April 14, 1997
When I lived in England, I began collecting one of each coin that passed through my hands to take back home for my grandfather. He had a modest coin collection with a few curiosities, but nothing of any value. When I was little he'd let me paw through it, and told me a bit of peculiar numismatic history from time to time. After I'd gotten a sixpence and a florin and a crown and so on, I began expanding my collection to include one for each year that was still in circulation. I became somewhat obsessive: if my girlfriend didn't let me go through her change I became unreasonably agitated; I went to the bank and exchanged pound notes for crowns and half crowns and catalogued and gloated when I'd filled a gap.
But there was always more. The thrill of collecting entirely eclipsed any pleasure in owning. As soon as the quarry had been run to ground, it lost all its sheen and my interest turned toward the next conquest. I began to feel uncomfortable. I realized that I had unearthed and fed a part of myself that I did not much like, and I stopped my aggressive collecting (though I still looked at coins as they passed through my hands) and contented myself with what I had put together.
When I returned to the States, I gave the collection to my grandfather, who was pleased to have been thought of. He arranged the coins carefully and affixed them to black construction paper with Scotch tape.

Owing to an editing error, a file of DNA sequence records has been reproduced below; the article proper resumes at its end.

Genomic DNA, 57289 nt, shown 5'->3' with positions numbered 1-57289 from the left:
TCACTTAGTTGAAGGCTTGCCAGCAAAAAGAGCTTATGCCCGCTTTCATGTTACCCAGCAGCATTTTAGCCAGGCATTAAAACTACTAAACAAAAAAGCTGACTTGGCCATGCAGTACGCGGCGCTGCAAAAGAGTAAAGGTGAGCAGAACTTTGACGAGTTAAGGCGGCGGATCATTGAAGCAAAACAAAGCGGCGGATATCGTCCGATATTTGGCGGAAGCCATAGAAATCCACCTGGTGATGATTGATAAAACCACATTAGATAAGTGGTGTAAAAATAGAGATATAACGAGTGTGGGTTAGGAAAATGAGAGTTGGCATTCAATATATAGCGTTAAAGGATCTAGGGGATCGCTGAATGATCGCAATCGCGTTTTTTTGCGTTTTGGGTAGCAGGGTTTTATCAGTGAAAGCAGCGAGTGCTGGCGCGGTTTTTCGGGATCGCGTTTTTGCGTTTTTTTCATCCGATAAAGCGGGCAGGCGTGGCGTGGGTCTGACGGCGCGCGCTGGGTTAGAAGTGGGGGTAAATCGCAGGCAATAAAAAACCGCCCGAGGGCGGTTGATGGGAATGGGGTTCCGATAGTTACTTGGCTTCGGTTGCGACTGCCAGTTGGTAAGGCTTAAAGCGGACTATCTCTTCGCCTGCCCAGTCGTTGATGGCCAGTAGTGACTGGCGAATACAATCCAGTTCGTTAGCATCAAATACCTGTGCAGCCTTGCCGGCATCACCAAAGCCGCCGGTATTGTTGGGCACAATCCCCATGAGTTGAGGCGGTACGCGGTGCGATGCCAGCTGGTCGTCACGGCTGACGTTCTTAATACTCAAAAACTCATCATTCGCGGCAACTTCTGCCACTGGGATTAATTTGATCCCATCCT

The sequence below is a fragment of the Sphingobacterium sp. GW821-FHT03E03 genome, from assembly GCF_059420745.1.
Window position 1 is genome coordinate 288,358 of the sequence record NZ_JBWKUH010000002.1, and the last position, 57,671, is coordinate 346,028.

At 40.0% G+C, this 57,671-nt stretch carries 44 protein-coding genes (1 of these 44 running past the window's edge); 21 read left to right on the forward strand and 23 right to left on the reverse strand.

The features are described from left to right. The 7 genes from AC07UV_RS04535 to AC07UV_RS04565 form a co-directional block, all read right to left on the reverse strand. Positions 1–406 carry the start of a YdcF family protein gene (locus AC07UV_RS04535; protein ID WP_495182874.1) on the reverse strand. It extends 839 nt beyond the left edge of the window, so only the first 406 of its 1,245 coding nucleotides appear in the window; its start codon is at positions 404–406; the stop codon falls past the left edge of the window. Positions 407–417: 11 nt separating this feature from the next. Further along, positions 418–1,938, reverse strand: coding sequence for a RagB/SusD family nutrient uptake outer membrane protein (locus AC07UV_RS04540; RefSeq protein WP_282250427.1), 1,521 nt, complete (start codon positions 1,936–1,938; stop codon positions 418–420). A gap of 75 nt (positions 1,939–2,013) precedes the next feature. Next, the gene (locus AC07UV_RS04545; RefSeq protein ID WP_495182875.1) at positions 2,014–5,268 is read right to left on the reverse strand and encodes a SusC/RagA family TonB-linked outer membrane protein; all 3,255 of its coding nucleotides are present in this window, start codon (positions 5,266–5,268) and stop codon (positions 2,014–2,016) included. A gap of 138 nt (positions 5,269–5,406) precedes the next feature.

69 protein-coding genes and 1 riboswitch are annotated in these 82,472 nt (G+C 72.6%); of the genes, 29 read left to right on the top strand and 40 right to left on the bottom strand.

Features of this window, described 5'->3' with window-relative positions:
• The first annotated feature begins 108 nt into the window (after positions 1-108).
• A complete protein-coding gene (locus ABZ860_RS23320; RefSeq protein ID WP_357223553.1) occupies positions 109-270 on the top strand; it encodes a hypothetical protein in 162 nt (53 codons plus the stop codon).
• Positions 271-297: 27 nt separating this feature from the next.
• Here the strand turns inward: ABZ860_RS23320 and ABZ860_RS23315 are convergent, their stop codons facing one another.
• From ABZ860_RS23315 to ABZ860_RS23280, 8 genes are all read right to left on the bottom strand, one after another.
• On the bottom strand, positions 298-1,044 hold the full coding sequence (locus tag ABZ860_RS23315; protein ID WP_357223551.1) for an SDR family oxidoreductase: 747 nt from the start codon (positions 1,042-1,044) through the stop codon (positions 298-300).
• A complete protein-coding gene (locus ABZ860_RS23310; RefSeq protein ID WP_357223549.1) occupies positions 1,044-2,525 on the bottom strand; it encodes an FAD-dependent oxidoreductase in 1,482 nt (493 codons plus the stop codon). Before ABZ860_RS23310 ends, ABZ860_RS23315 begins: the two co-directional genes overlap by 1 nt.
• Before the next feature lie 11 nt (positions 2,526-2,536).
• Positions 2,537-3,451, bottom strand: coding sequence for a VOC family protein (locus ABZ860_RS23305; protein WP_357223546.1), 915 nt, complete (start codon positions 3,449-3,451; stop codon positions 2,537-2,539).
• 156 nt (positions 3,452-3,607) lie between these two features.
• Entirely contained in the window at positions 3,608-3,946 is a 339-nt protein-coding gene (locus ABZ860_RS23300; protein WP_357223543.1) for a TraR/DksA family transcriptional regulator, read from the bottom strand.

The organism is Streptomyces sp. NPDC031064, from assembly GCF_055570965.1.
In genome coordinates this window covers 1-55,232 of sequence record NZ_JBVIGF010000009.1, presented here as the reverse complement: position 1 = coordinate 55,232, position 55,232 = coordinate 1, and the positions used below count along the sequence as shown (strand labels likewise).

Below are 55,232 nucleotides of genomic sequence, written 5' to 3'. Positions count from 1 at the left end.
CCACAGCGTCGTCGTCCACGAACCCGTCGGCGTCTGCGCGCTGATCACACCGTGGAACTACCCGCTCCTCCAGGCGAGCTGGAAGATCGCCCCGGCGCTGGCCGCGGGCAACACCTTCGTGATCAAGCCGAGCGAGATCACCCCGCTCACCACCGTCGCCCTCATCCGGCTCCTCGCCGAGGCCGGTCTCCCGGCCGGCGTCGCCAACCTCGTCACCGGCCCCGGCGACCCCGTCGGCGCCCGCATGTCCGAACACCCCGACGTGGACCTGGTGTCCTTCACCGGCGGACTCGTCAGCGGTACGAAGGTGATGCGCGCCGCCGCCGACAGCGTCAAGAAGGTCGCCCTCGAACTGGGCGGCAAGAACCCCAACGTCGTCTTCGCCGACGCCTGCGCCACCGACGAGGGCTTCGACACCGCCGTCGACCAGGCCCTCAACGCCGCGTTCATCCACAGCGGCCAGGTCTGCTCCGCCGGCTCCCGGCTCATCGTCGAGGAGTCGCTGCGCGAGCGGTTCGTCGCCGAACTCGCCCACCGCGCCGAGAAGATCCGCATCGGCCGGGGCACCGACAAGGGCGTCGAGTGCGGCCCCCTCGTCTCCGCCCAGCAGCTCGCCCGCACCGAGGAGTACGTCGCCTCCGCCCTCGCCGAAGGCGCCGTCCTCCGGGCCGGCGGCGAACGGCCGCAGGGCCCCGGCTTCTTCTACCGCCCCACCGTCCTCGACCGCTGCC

After he died, thieves broke into my grandmother's home, tied her up and stole the collection. They tried to sell it in town, and were in consequence apprehended. The collection was returned in an old grey plastic lunchbox, which is how I inherited it shortly thereafter. I've steered clear of collecting anything since.
The music producer Ed Denson was one of three obsessive collectors of old jazz recordings. This trio met once a week. Though they never actually played the records, they looked at them and talked about them and handled them with cotton gloves.
Ed had a particularly rare recording, perhaps the only copy of a session in which the Delta Blues singer Robert Johnson had done two or three takes of a particular song and of which only one had been released. The out-takes existed as original Edison discs, and this was one of them. One of the three collectors became obsessed with this recording. Each time the group met, he asked to see and handle it, and each time, with increasing reluctance, returned it. He offered to trade, he offered to buy, but the value of the recording rose in proportion to how much he wanted it, and he was each time refused.
One Tuesday night he, as always, asked to see the Robert Johnson disc. He began to tremble and sweat, until with a wild shriek he leaped up and, clutching the record to his breast ran from the room and out the door. He was never seen again, and the recording was not recovered.
This man had debated in his mind, "Shall I take this rare record, and satisfy my desire to posses something that I do not now posses, and by so doing alienate myself from the only two human beings who understand and share my obsession?" The answer was "Yes."
I understand from an anecdote that a collector of rare stamps managed, through the utmost exertion, to get into his posession the only two extant copies of an old and rare stamp, and when he had assured himself beyond any doubt that there were no more, burned one.
It's in there waiting to get loose.
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